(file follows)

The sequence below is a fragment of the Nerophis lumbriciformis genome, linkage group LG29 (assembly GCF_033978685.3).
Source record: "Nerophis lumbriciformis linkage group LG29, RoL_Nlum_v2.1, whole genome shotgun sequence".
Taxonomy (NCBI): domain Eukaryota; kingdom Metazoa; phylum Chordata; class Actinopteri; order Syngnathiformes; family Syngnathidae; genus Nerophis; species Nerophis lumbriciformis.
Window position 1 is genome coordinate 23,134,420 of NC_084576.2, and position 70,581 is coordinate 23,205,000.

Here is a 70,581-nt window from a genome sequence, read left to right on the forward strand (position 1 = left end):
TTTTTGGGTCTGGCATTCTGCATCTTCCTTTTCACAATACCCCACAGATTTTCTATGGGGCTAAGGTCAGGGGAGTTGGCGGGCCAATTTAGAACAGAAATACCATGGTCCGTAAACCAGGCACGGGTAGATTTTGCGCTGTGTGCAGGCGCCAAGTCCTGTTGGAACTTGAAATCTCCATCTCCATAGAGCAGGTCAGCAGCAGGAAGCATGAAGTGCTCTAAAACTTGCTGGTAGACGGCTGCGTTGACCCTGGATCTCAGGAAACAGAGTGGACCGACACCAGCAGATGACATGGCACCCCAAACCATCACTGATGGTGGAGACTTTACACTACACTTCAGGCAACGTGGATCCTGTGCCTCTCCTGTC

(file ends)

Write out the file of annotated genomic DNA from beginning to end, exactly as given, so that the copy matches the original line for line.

The sequence below is a fragment of the Nerophis lumbriciformis genome, linkage group LG29 (assembly GCF_033978685.3).
Source record: "Nerophis lumbriciformis linkage group LG29, RoL_Nlum_v2.1, whole genome shotgun sequence".
Taxonomy (NCBI): domain Eukaryota; kingdom Metazoa; phylum Chordata; class Actinopteri; order Syngnathiformes; family Syngnathidae; genus Nerophis; species Nerophis lumbriciformis.
Window position 1 is genome coordinate 23,134,420 of NC_084576.2, and position 70,581 is coordinate 23,205,000.

Here is a 70,581-nt window from a genome sequence, read left to right on the forward strand (position 1 = left end):
TTTTTGGGTCTGGCATTCTGCATCTTCCTTTTCACAATACCCCACAGATTTTCTATGGGGCTAAGGTCAGGGGAGTTGGCGGGCCAATTTAGAACAGAAATACCATGGTCCGTAAACCAGGCACGGGTAGATTTTGCGCTGTGTGCAGGCGCCAAGTCCTGTTGGAACTTGAAATCTCCATCTCCATAGAGCAGGTCAGCAGCAGGAAGCATGAAGTGCTCTAAAACTTGCTGGTAGACGGCTGCGTTGACCCTGGATCTCAGGAAACAGAGTGGACCGACACCAGCAGATGACATGGCACCCCAAACCATCACTGATGGTGGAGACTTTACACTACACTTCAGGCAACGTGGATCCTGTGCCTCTCCTGTC